Some server applications require a network connection to function. Adenium Systems DFS is an online planroom that needs to see a network for full functionality. Normally, this isn’t a problem when your connected to a large network at work, but if you have a laptop on the road, you’ll need to create a network connection.
This can be done by hardwiring a loopback adapter, or using the one implemented by software in Windows XP. The Microsoft Loopback Adapter is primarily a testing tool for creating a virtual network for your computer. It’s not obvious how it can be installed, so I’ve outlined it in the following steps.
- Open Control Panel.
- Select Add Hardware and click Next.
- Select Yes, I have already connected the hardware and click Next.
- Scroll to the bottom of the Installed hardware list and select Add a new hardware device. Click Next.
- Select Install the hardware that I manually select from a list (Advanced), and click Next.
- Scroll down Common hardware types and select Network adapters. Click Next.
- Select Microsoft from the Manufacture, and then select Microsoft Loopback Adapter from the Network adapter list. Click Next.
- A message will be displayed that your about to install the loopback adapter. Click Next.
- The driver is then installed. Press Finish to complete the process.
That’s it! This is quite a few steps to install but worth the effort. You may see the network icon with a warning symbol appear in your system tray. This is just indicating limited or no connectivity. It’s nothing to worry about.
What you might want to do next is open your Network Connections (it’s normally on the desktop) and edit loopback adapter name. It will be given a default name, such as Local Area Connection 3. You can right click on it and rename it Microsoft Loopback Adapter. This is just for easily identifying it among other network drivers that are installed.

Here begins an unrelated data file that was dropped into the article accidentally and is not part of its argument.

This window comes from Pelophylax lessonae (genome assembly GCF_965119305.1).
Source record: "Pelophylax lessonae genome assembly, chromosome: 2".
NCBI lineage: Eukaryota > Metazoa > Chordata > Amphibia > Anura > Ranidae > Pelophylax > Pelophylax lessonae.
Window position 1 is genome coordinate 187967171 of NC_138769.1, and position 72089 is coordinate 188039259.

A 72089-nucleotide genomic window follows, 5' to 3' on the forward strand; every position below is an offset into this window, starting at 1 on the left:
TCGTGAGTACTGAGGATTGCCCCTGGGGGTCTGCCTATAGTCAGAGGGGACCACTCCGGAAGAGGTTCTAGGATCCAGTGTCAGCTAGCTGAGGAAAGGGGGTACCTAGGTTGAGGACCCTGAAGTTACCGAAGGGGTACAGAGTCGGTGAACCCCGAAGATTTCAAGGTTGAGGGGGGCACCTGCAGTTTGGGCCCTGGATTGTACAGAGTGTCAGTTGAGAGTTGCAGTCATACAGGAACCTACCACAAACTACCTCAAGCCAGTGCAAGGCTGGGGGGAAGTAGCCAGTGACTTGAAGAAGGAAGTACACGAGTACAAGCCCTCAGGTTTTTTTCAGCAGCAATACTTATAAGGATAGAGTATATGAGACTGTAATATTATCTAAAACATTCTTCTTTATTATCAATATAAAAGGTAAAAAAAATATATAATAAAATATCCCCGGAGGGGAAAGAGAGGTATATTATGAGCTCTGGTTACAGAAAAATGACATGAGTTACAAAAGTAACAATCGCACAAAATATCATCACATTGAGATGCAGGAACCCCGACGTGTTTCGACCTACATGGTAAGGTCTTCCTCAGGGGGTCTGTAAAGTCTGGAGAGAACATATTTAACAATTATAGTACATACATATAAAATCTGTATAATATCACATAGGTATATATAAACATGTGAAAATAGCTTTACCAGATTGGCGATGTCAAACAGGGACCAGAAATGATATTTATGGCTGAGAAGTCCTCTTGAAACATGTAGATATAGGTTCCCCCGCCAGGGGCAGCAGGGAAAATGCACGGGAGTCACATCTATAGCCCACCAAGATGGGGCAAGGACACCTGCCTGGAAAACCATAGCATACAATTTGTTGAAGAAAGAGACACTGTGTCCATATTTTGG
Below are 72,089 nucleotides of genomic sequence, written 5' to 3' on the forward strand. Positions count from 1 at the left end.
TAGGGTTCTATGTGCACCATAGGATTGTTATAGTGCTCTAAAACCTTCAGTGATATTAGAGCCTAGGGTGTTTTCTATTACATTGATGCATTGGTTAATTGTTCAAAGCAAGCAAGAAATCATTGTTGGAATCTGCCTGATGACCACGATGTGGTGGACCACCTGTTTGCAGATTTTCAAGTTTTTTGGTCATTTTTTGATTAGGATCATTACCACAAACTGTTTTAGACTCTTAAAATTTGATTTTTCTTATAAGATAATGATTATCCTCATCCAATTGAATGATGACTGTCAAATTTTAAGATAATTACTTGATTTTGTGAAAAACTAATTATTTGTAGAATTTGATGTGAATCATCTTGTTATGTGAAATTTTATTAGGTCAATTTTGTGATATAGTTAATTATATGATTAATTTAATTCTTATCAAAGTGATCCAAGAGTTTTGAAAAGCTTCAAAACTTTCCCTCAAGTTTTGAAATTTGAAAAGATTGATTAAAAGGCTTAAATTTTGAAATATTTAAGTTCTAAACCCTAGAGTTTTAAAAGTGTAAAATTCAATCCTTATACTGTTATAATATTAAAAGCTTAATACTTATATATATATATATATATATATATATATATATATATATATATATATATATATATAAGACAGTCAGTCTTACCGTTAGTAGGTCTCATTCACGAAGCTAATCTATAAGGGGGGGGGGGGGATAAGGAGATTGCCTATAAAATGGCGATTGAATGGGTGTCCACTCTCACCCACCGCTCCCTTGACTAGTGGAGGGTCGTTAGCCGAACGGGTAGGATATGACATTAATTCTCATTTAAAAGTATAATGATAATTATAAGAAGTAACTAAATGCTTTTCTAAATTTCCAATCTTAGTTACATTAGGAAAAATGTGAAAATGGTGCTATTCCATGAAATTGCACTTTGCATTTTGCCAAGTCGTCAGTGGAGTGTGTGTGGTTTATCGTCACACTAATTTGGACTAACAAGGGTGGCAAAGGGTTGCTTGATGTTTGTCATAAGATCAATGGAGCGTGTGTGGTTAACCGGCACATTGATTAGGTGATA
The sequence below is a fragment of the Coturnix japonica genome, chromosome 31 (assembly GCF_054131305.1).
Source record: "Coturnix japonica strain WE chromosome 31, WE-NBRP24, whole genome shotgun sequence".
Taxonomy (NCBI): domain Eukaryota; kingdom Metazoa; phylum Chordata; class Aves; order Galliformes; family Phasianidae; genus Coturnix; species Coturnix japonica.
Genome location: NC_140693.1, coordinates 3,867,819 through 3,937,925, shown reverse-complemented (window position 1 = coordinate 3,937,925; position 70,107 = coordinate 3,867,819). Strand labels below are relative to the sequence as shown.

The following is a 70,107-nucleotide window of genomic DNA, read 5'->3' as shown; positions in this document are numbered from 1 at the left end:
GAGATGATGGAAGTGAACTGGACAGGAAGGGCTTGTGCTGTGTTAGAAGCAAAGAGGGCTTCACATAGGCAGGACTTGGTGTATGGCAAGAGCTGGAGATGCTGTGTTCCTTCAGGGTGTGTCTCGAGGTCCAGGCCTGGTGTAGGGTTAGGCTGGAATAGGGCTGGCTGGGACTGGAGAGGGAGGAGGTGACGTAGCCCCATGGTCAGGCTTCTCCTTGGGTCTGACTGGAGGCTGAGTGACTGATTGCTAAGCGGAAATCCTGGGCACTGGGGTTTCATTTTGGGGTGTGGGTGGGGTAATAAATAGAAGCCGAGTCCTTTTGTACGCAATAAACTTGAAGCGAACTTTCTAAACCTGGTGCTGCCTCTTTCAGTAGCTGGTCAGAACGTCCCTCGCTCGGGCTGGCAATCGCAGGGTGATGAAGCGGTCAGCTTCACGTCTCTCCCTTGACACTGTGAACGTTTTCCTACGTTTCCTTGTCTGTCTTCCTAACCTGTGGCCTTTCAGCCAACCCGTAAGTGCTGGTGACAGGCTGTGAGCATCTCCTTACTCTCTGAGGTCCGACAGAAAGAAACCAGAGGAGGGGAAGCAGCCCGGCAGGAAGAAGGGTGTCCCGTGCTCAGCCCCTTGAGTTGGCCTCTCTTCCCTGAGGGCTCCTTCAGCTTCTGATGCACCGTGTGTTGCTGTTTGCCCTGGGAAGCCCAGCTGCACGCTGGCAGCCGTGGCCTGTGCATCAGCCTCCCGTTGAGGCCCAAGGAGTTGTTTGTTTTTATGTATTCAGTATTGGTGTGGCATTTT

Thanks…it was very helpful 🙂
I’m glad you found it useful. This information isn’t easy to find on the Internet.
Thanks very much for pulling this together! One tip: As you mentioned, the loopback adapter will generally put a warning flag in the system tray stating that the connection has “limited connectivity”. This is harmless as you mentioned, but you can disable this warning if you wish. Open up ‘Network Connections’ and double-click on the loopback adapter. Click the ‘properties’ button and in this window, clear the checkmark that says “Notify me when this connection has limited or no connectivity”.
Voila! No more warning message!
This is a good way to have less annoying icons in the system tray. 🙂
Great info! Now, how can you uninstall a Microsoft Loopback adapter in WIN XP?
To uninstall the loopback adapter, do the following steps:
1. Open Control Panel.
2. Right click on the loopback adapter network icon and select properties.
3. Press the Configure button.
4. Go to the Driver tab.
5. Press the Uninstall button and press the OK button.
The loopback adapter will then be uninstalled. Don’t you enjoy doing all these steps to do simple tasks in Windows? 🙂